Offering some services at subsidized or zero prices frees up resources (and, where applicable, data under a user’s data cap) enabling users to experiment with new, less-familiar alternatives. Where a user might not find it worthwhile to spend his marginal dollar on an unfamiliar or less-preferred service, differentiated pricing loosens the user’s budget constraint, and may make him more, not less, likely to use alternative services.

In December 2015 then-Chairman Tom Wheeler used his newfound discretion to launch a 13-month “inquiry” into free data practices before preliminarily finding some to be in violation of the standard. Without identifying any actual harm, Wheeler concluded that free data plans “may raise” economic and public policy issues that “may harm consumers and competition.”

After assuming the reins at the FCC, Chairman Pai swiftly put an end to that nonsense, saying that the Commission had better things to do (like removing barriers to broadband deployment) than denying free data plans that expand Internet access and are immensely popular, especially among low-income Americans.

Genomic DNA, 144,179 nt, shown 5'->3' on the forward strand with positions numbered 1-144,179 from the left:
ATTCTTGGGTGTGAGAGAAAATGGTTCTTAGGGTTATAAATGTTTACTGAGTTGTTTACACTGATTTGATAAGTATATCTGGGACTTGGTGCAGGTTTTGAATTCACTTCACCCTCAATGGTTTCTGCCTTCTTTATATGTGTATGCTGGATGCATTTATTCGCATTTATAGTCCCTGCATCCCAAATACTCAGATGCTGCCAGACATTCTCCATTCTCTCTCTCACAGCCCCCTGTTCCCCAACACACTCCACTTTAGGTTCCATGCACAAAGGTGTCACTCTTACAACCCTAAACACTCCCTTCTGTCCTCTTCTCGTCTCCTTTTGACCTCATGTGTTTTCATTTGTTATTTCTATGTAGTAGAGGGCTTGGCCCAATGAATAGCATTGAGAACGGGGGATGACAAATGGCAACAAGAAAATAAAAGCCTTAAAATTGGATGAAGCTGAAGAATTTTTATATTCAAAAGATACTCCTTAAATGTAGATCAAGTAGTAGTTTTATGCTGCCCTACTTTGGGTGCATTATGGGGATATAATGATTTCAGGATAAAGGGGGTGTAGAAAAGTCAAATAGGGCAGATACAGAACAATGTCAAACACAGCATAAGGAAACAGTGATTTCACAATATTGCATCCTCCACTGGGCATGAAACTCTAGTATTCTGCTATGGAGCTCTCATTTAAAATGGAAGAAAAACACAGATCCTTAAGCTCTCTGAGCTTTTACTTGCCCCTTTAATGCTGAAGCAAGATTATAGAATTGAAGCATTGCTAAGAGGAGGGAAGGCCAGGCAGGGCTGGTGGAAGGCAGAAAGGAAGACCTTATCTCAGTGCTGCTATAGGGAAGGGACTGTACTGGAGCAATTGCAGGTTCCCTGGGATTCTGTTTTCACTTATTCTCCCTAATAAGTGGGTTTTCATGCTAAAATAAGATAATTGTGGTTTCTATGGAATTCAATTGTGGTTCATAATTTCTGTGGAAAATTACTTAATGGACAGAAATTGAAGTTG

The global morass of free data regulation

But as long as the Internet conduct standard remains on the books, it implicitly grants the US’s imprimatur to harmful policies and regulatory capriciousness in other countries that look to the US for persuasive authority. While Chairman Pai’s decisive intervention resolved the free data debate in the US (at least for now), other countries are still grappling with whether to prohibit the practice, allow it, or allow it with various restrictions.